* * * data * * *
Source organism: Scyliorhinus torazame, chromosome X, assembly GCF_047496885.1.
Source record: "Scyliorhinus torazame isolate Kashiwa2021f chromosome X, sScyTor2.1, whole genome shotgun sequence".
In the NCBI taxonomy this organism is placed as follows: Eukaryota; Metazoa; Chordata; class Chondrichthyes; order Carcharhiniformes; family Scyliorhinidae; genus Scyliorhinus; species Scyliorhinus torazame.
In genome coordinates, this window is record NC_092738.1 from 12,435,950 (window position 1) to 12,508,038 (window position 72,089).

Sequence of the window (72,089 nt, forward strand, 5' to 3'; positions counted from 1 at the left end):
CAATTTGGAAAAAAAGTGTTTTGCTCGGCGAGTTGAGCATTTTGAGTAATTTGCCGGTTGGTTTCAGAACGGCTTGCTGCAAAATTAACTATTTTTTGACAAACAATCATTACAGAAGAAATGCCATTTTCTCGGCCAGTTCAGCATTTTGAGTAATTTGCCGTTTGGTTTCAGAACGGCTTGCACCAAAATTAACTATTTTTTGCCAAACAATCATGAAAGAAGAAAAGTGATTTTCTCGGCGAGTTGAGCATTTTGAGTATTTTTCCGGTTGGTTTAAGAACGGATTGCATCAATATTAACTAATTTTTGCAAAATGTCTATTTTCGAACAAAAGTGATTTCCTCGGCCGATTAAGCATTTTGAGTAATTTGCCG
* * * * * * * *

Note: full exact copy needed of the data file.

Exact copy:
Source organism: Scyliorhinus torazame, chromosome X, assembly GCF_047496885.1.
Source record: "Scyliorhinus torazame isolate Kashiwa2021f chromosome X, sScyTor2.1, whole genome shotgun sequence".
In the NCBI taxonomy this organism is placed as follows: Eukaryota; Metazoa; Chordata; class Chondrichthyes; order Carcharhiniformes; family Scyliorhinidae; genus Scyliorhinus; species Scyliorhinus torazame.
In genome coordinates, this window is record NC_092738.1 from 12,435,950 (window position 1) to 12,508,038 (window position 72,089).

Sequence of the window (72,089 nt, forward strand, 5' to 3'; positions counted from 1 at the left end):
CAATTTGGAAAAAAAGTGTTTTGCTCGGCGAGTTGAGCATTTTGAGTAATTTGCCGGTTGGTTTCAGAACGGCTTGCTGCAAAATTAACTATTTTTTGACAAACAATCATTACAGAAGAAATGCCATTTTCTCGGCCAGTTCAGCATTTTGAGTAATTTGCCGTTTGGTTTCAGAACGGCTTGCACCAAAATTAACTATTTTTTGCCAAACAATCATGAAAGAAGAAAAGTGATTTTCTCGGCGAGTTGAGCATTTTGAGTATTTTTCCGGTTGGTTTAAGAACGGATTGCATCAATATTAACTAATTTTTGCAAAATGTCTATTTTCGAACAAAAGTGATTTCCTCGGCCGATTAAGCATTTTGAGTAATTTGCCG